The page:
[HanCinema's Drama Review] "The Sound of Magic" Episode 2
By William Schwartz | Published on
Last time on "The Sound of Magic" we Ri Eul seemingly use magical powers to disappear Mr. Kim (played by Yoon Kyung-ho), a convenience store owner who abruptly transitioned from being an understanding adult figure to one who wanted to take unseeming advantage of the lead character Ah-yi's bad financial situation. Well here, we also see Ri Eul disappear a loan shark (played by Lee Sang-tak). How Ri Eul does any of this remains unclear.
Ri Eul's actions also become increasingly tangential to the story, since so little of what happens really has very much to do with him. The second episode seems to indisputedly conclude that Ri Eul is a real person, since so many other characters aside from Ah-yi have seen him by the end. But then the actual ending is more Ah-yi's high schooler drama than anything else, with Ah-yi being the mostly oblivious victim to gossip and with us getting further snippets of her backstory.
"The Sound of Magic" remains inventively weird, with musical numbers engaging in shadow play amidst internal monologue, the lines between sound and magic deliberately blurred. But for a six episode drama, "The Sound of Magic" still has surprisingly little point even at the end of the second episode. The fate of Ah-yi's parents is played up like a mystery- except that Ah-yi and her younger sister are the more compelling characters, since they're the ones in a bad situation regardless of what happened to their parents.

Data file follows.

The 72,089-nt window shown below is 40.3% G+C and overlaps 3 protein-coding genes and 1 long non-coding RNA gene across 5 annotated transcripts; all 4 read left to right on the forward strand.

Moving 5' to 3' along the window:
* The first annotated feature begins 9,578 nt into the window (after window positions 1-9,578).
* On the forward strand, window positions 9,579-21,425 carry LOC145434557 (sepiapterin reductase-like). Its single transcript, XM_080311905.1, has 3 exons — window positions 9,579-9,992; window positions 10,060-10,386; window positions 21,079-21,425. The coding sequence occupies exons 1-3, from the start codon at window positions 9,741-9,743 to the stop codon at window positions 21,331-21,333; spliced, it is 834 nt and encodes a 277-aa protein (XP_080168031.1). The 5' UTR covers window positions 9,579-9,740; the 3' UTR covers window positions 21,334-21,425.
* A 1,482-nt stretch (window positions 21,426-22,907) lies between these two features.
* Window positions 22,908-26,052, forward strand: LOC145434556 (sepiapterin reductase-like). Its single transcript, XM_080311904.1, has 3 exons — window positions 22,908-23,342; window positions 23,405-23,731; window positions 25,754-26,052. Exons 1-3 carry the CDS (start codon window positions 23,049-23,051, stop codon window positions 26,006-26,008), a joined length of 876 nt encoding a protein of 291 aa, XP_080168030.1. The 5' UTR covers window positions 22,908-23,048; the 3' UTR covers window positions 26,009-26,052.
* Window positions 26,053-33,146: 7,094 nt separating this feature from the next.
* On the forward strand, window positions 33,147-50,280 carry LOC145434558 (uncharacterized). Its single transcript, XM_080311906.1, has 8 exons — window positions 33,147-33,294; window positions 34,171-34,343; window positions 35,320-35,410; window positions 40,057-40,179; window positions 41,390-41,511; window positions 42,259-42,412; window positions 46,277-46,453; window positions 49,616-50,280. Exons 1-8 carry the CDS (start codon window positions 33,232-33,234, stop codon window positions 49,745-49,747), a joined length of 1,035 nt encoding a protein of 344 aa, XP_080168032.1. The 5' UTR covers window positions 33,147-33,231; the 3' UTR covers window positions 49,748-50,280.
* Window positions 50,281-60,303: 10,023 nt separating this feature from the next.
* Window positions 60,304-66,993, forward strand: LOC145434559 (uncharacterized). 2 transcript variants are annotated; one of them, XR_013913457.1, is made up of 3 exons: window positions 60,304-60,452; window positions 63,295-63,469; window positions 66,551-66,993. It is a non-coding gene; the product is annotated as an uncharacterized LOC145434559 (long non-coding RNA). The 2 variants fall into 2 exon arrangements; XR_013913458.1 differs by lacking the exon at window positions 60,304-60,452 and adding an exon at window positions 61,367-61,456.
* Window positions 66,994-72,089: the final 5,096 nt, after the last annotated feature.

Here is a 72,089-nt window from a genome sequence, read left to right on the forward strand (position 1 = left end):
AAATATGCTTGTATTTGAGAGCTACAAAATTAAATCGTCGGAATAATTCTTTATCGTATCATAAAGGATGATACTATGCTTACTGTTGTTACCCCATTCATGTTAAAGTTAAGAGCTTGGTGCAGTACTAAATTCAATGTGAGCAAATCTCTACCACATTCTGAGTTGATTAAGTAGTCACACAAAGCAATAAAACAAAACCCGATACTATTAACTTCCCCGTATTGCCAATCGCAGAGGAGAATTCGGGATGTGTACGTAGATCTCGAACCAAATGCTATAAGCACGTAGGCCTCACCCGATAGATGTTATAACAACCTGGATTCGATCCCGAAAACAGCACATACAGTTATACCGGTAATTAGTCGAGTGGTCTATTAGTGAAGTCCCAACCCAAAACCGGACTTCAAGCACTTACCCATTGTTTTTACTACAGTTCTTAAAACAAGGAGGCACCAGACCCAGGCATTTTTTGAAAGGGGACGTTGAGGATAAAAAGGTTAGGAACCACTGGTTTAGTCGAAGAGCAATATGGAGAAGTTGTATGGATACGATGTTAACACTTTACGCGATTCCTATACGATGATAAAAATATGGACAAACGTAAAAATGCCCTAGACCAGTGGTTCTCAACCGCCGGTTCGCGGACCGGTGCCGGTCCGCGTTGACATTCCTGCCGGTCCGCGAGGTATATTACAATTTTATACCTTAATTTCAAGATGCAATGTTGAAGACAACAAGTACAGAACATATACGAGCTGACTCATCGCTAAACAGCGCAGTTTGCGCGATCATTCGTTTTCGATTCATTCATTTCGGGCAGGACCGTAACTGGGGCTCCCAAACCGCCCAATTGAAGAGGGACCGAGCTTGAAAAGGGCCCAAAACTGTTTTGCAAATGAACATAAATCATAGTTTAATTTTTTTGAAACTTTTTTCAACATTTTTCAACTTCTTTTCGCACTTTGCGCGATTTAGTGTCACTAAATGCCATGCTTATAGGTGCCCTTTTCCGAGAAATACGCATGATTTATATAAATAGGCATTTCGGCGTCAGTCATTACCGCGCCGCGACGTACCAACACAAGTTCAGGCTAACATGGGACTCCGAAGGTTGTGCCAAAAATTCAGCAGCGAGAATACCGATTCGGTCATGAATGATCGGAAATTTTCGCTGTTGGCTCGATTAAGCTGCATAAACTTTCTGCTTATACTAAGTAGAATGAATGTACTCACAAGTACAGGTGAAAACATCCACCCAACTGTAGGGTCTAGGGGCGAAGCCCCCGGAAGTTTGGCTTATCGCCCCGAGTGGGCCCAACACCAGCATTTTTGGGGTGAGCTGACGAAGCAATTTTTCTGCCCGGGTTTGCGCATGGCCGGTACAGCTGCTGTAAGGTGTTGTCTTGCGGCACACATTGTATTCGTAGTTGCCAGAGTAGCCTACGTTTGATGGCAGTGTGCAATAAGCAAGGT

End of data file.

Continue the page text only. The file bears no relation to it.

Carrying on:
Most compelling showtunes style musicals hide some darker reality behind the brighter musical numbers, with the more outlandish characters functioning best as fantastical representations of some real world social system or problem. Ri Eul is in an awkward middle space where he both seems impossible but he also seems like a random buffoon. Much like Ah-yi's parents, whether or not Ri Eul actually has magical powers is less interesting than how he functions as a reflection of Ah-yi's mental state.
Regrettably, Ri Eul doesn't really work as a reflection of Ah-yi's mental state if Ah-yi herself constantly avoids him or avoids trying to think about him, and other characters without Ah-yi's existential despair are making a more active effort to interrogate his existence. So far Il-deung is the best drawn character because he keeps making ineffective or weird gestures to try and act on his crush on Ah-yi. This has absolutely nothing to do with either sound or magic.
Review by William Schwartz
"The Sound of Magic" is directed by Kim Seong-yoon, written by Kim Min-jeong-II, and features Ji Chang-wook, Hwang In-yeop, Choi Sung-eun, Kim Bo-yoon, Yoo Jae-myung, Kim Hye-eun. Broadcasting information in Korea: 2022/05/06, Fri on Netflix.
Where to WatchPowered by
Staff writer. Has been writing articles for HanCinema since 2012, having lived in South Korea since 2011. Started out in Gyeongju, then to Daegu, then to Ansan, then to Yeongju, then to Seoul, lived on the road for HanCinema's travel diaries series in the summer of 2016, and is currently settled in Anyang. Has good tips for utilizing South Korea's public bus system. William Schwartz can be contacted via firstname.lastname@example.org. He also has a substack at williamschwartz.substack.com where he discusses the South Korean film industry in broader terms and takes suggestions for future movies to review.